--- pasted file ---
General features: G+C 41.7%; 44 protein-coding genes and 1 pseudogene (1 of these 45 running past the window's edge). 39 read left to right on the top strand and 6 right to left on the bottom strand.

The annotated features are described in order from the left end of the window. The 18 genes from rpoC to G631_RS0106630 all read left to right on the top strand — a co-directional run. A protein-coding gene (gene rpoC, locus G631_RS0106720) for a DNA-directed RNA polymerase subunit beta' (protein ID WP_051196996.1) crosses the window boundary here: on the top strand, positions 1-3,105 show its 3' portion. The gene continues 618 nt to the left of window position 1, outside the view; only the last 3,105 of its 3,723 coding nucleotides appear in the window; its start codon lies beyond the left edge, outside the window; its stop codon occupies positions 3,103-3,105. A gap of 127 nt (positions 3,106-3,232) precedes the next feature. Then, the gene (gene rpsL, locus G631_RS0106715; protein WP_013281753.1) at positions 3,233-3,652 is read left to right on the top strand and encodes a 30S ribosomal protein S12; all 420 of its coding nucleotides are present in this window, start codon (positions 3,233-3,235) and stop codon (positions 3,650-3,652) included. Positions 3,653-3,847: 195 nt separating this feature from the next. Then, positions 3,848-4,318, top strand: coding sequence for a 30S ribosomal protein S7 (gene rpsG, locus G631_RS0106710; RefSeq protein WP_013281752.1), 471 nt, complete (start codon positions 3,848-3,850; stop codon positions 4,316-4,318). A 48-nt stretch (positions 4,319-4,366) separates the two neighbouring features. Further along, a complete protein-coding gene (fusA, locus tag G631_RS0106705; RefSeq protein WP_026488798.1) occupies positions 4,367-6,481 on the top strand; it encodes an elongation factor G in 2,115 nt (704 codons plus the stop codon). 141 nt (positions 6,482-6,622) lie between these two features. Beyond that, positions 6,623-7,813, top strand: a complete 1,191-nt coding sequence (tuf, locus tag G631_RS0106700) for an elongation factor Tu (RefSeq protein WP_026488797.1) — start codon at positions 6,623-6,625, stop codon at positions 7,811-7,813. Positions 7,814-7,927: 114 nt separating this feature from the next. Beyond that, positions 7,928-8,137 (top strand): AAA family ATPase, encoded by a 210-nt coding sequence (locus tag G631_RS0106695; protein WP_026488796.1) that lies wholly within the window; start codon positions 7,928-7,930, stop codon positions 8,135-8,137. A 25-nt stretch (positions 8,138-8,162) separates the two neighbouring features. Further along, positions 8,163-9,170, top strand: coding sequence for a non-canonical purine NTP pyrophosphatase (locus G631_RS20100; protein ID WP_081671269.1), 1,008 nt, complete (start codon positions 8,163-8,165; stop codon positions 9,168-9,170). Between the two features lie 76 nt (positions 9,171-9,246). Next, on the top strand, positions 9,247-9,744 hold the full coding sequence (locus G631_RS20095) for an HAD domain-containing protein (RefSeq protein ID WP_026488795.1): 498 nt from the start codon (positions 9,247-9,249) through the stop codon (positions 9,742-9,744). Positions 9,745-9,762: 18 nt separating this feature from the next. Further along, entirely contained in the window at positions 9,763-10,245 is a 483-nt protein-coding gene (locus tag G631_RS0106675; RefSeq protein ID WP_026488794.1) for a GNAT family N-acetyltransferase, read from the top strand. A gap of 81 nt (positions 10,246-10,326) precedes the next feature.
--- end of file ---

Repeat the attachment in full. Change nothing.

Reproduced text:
General features: G+C 41.7%; 44 protein-coding genes and 1 pseudogene (1 of these 45 running past the window's edge). 39 read left to right on the top strand and 6 right to left on the bottom strand.

The annotated features are described in order from the left end of the window. The 18 genes from rpoC to G631_RS0106630 all read left to right on the top strand — a co-directional run. A protein-coding gene (gene rpoC, locus G631_RS0106720) for a DNA-directed RNA polymerase subunit beta' (protein ID WP_051196996.1) crosses the window boundary here: on the top strand, positions 1-3,105 show its 3' portion. The gene continues 618 nt to the left of window position 1, outside the view; only the last 3,105 of its 3,723 coding nucleotides appear in the window; its start codon lies beyond the left edge, outside the window; its stop codon occupies positions 3,103-3,105. A gap of 127 nt (positions 3,106-3,232) precedes the next feature. Then, the gene (gene rpsL, locus G631_RS0106715; protein WP_013281753.1) at positions 3,233-3,652 is read left to right on the top strand and encodes a 30S ribosomal protein S12; all 420 of its coding nucleotides are present in this window, start codon (positions 3,233-3,235) and stop codon (positions 3,650-3,652) included. Positions 3,653-3,847: 195 nt separating this feature from the next. Then, positions 3,848-4,318, top strand: coding sequence for a 30S ribosomal protein S7 (gene rpsG, locus G631_RS0106710; RefSeq protein WP_013281752.1), 471 nt, complete (start codon positions 3,848-3,850; stop codon positions 4,316-4,318). A 48-nt stretch (positions 4,319-4,366) separates the two neighbouring features. Further along, a complete protein-coding gene (fusA, locus tag G631_RS0106705; RefSeq protein WP_026488798.1) occupies positions 4,367-6,481 on the top strand; it encodes an elongation factor G in 2,115 nt (704 codons plus the stop codon). 141 nt (positions 6,482-6,622) lie between these two features. Beyond that, positions 6,623-7,813, top strand: a complete 1,191-nt coding sequence (tuf, locus tag G631_RS0106700) for an elongation factor Tu (RefSeq protein WP_026488797.1) — start codon at positions 6,623-6,625, stop codon at positions 7,811-7,813. Positions 7,814-7,927: 114 nt separating this feature from the next. Beyond that, positions 7,928-8,137 (top strand): AAA family ATPase, encoded by a 210-nt coding sequence (locus tag G631_RS0106695; protein WP_026488796.1) that lies wholly within the window; start codon positions 7,928-7,930, stop codon positions 8,135-8,137. A 25-nt stretch (positions 8,138-8,162) separates the two neighbouring features. Further along, positions 8,163-9,170, top strand: coding sequence for a non-canonical purine NTP pyrophosphatase (locus G631_RS20100; protein ID WP_081671269.1), 1,008 nt, complete (start codon positions 8,163-8,165; stop codon positions 9,168-9,170). Between the two features lie 76 nt (positions 9,171-9,246). Next, on the top strand, positions 9,247-9,744 hold the full coding sequence (locus G631_RS20095) for an HAD domain-containing protein (RefSeq protein ID WP_026488795.1): 498 nt from the start codon (positions 9,247-9,249) through the stop codon (positions 9,742-9,744). Positions 9,745-9,762: 18 nt separating this feature from the next. Further along, entirely contained in the window at positions 9,763-10,245 is a 483-nt protein-coding gene (locus tag G631_RS0106675; RefSeq protein ID WP_026488794.1) for a GNAT family N-acetyltransferase, read from the top strand. A gap of 81 nt (positions 10,246-10,326) precedes the next feature.